A shopping spree, celebrations on TV
What’s one goat less or more for you and me?
It is quiet again, a respite from the heat
The sound remains, I’ll forever hear your bleat

Shahidul Alam
12th September 2016
Dhaka

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Forest of Tides: The Sundarbans

Written by Louis Werner Photographed by Shahidul Alam / DRIK

Split not quite in half by the border between India to the west and Bangladesh to the east, crowning the Bay of Bengal, the world’s most complex river delta works like South Asia’s showerhead—one the size of Lebanon or Connecticut. Fed by Himalayan snowmelt and monsoon runoff, carrying a billion tons a year of Asian landmass suspended as sediment, the three great flows of the Ganges, the Brahmaputra and the Meghna rivers all end in one vast estuarial tangle, one of Earth’s great water filters, the mangrove forests of the Sundarbans. Continue reading

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Posted in Bangladesh, environment, India, Major Features on Bangladesh, My Photo Essays, Photography, Shahidul Alam, South Asia, Water, World | Tagged , , , , , , , | 1 Comment

Why Biman Fails

The long queue outside is nowadays usual. But I was unperturbed. I had come in early and there were the Hajj passengers to photograph. The cat strolling through the airport was somewhat amusing. A man, who could have been Chinese, gave it some food. The cat knew his way around the place. I had found cat pooh on several occasions before, but now I had the source file!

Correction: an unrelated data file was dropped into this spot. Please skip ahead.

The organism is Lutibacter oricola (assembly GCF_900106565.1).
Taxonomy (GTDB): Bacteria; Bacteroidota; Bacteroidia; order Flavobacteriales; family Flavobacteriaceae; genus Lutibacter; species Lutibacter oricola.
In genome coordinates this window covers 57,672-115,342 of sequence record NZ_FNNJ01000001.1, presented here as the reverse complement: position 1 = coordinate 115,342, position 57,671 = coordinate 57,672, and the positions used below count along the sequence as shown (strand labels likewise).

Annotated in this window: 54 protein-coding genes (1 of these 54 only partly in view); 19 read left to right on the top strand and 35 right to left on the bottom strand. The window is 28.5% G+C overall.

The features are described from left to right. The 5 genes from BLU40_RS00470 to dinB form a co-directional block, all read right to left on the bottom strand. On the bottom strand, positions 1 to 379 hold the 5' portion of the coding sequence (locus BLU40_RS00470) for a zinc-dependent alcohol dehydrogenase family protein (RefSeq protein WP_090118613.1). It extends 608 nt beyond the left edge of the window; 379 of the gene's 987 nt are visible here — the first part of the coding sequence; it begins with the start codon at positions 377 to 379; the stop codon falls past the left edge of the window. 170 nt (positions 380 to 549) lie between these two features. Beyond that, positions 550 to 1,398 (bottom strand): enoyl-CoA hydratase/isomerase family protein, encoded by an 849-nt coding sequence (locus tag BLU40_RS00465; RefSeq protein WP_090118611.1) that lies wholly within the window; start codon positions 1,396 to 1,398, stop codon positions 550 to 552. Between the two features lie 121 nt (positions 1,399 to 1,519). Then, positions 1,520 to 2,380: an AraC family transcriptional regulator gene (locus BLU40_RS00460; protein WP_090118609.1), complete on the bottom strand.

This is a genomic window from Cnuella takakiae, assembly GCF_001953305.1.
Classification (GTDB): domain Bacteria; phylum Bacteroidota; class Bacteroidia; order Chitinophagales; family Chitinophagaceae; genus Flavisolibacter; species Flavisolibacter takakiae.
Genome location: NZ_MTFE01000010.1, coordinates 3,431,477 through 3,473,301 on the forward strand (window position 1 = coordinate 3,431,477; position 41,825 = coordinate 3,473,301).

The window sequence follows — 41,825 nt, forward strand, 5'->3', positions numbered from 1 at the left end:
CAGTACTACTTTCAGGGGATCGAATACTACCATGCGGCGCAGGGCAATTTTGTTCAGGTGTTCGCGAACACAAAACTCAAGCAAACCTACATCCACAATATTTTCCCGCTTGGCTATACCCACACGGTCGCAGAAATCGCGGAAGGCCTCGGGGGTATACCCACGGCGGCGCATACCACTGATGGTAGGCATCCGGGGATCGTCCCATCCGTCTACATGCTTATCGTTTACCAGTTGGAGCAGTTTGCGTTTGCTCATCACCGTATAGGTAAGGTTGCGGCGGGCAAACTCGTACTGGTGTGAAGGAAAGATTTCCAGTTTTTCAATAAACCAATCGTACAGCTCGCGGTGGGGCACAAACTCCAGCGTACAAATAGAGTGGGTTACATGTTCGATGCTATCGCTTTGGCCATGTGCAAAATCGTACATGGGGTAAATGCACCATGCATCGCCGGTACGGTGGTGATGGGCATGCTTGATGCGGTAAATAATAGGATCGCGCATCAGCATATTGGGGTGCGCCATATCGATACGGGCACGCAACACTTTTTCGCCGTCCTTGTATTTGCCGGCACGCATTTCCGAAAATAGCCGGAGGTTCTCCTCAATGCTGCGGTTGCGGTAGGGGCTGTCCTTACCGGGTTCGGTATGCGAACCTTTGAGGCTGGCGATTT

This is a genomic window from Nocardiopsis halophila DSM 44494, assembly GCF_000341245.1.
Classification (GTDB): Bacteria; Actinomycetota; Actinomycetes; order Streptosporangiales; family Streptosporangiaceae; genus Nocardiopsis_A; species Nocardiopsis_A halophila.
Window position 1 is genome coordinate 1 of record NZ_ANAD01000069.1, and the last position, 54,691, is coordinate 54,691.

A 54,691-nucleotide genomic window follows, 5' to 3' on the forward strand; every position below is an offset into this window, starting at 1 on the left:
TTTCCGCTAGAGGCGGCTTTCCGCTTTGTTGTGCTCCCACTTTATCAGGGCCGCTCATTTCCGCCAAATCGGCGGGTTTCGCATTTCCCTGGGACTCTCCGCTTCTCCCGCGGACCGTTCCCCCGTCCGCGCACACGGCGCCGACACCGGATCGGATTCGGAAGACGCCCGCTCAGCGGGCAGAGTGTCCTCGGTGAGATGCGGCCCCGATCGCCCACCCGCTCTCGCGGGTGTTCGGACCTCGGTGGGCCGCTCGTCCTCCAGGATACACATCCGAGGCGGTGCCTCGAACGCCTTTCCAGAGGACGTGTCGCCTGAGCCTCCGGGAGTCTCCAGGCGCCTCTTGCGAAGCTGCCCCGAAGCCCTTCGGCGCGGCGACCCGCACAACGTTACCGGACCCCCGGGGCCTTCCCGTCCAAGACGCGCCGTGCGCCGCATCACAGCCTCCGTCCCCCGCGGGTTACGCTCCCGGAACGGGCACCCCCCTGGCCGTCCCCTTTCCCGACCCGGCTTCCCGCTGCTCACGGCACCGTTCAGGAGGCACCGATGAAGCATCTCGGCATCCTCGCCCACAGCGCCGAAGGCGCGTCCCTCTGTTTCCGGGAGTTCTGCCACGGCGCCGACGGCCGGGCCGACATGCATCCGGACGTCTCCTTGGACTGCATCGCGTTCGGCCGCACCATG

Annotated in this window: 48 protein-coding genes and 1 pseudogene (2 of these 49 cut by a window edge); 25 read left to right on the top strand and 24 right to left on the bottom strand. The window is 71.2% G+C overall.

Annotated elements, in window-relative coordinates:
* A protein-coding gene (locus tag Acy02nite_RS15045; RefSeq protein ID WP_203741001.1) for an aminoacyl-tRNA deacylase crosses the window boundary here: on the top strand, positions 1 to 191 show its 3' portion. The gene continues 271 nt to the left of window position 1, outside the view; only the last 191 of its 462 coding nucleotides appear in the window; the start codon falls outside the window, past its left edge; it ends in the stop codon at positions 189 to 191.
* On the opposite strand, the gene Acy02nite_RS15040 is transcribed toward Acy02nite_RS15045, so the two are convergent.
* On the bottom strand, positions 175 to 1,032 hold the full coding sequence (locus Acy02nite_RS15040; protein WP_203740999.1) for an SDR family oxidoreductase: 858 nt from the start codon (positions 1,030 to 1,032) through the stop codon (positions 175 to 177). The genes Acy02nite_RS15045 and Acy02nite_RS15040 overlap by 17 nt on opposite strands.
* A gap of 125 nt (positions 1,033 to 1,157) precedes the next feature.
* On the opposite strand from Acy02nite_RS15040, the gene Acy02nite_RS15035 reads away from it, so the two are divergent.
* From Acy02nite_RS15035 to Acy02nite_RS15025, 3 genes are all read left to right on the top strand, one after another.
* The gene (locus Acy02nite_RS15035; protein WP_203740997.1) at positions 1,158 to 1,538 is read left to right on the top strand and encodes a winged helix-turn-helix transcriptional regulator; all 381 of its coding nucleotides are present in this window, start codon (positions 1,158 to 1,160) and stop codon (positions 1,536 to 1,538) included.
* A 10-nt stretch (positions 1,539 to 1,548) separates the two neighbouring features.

Alarm bells should have rung when I found no notice of the flight on the electronic board. The lack of people at the Biman counter was a bigger case for alarm. My friend Porimol, a journalist from the Daily Star, who was also going to Kathmandu was in the queue. At least I was in the right place! It could have just been “Biman Time” I convinced myself. When no one had turned up by 10:00 am, we all went off to the Biman Sales counter. At least there was a Biman employee there. “We have had nothing official” they said, but hear that the flight might be cancelled. They had no arrangements for rerouting, or any other arrangement. Their excuse for not letting passengers know had some logic. Since they themselves hadn’t been told, what could they tell us?

No attempt to inform passengers that flight BG701 to #Kathmandu cancelled #whybimanfails #eavig #Biman #bangladesh

A photo posted by Shahidul Alam (@shahidul001) on